Everyone has their own educational story. For me, it was someone who was never the top of her classes but was at least smart enough to excel in her studies. Looking back though, I wish my educational experience involved being more social and making more connections with my classmates and doing things that were out of my comfort zone.
Whether you’re attending high school, university, or any type of education, it’s going to be an educational experience. Here are five tips that can help you get through and make the most memorable educational experience during your stay.
Choose Your School (If You Can)
If you’re entering elementary or high school, chances are your parents or local government has a say in which school you attend. Don’t worry, I’ve been there before. In second grade, I hated my school and begged my mom to transfer me, but she refused because it was the best private Catholic school in our city. The best you can do at that point is to make the best out of what you have.
However, when it comes to post-secondary education, you might have more options for colleges, universities, or other institutions you want to attend. While it may be tempting to choose your school based on distance from your home or where your friends or boyfriend/girlfriend will be attending, it’s important to choose your school based on research. For example, a college in your area may have a prestigious name and have higher than average tuition fees, but their program for the degree you want maybe not as good as another college with a better degree program for a lower tuition fee.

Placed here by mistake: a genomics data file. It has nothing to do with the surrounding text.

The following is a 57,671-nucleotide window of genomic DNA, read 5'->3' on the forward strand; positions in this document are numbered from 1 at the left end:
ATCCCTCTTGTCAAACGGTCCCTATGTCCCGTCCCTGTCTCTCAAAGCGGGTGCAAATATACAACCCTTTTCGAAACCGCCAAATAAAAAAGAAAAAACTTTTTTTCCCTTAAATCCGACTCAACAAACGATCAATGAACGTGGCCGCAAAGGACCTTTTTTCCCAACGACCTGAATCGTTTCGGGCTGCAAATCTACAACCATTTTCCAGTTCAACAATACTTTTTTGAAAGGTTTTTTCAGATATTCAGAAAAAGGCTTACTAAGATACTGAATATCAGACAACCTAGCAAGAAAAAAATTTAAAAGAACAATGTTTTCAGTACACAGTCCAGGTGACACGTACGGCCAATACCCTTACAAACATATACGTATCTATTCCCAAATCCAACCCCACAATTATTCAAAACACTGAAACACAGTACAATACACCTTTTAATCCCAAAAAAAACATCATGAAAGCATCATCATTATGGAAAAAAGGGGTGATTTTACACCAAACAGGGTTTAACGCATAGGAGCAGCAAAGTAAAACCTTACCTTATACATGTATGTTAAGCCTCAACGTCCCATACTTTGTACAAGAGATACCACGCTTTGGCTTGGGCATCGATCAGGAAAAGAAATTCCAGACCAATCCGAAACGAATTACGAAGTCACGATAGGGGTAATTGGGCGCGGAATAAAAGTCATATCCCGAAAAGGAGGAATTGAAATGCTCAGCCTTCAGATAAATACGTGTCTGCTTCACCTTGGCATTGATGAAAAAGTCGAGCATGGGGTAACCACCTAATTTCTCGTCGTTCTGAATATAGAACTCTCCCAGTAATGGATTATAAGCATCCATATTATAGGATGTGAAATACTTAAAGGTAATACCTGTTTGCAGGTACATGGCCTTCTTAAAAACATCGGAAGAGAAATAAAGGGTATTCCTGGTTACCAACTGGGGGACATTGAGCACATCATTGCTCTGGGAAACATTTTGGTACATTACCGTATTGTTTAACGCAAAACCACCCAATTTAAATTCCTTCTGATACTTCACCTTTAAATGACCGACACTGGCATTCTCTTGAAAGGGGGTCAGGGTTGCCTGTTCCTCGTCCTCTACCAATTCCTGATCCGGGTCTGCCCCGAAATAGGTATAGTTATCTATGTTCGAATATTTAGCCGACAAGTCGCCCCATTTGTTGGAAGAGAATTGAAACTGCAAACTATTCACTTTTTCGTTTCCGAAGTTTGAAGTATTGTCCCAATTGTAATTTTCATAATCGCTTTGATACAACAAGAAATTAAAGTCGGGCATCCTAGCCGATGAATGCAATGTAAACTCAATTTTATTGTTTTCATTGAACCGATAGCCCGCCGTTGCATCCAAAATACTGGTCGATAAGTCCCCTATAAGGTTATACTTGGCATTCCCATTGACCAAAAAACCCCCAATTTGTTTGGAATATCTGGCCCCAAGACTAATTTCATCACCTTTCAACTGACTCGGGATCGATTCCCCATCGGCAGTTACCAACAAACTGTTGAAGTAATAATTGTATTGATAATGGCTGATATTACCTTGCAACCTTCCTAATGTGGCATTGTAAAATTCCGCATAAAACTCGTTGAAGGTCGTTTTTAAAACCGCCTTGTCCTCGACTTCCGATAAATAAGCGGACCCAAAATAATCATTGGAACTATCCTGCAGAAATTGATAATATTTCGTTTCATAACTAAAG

If money is tight for your college education, it helps to do your research to get the most out of your college experience. This also applies to graduate school and post-graduate schools like law school, medical school, business school, and more. Remember: the cost of a certain school is not an indication of quality.
While you may not stay in contact with everyone you were classmates with, staying connected with friends and acquaintances may help you later in life. For example, one friend working for a company you want to apply for can refer your application directly to their HR. Or, an acquaintance could go on to work as a photographer or freelancer you may need for the future. Or, your connection could know another person you want to get close to for personal or work purposes. Regardless of what you need, having a large network of people can help you navigate the real world later in life.
However, that doesn’t mean you should only be rubbing elbows with people you think are bound to help you later in life. Focus less on building connections that are advantageous to you later in life and focus on meaningful connections with people you’d like to see down the road. Don’t worry too much about making connections with the potentially rich and powerful – if money and influence is the only reason you’ll want to stay in touch with someone (and not because of, say, their personality), then they’re not worth keeping as friends or connections down the road.
Live in the Moment
Your educational experience will affect you later in life, so make it a good one. You may be tempted to look at school the same way you’d look at work years from now: go in, do what you are required to do, and then get out. While it does serve the purpose of going to school, it can make your educational experience boring and monotonous.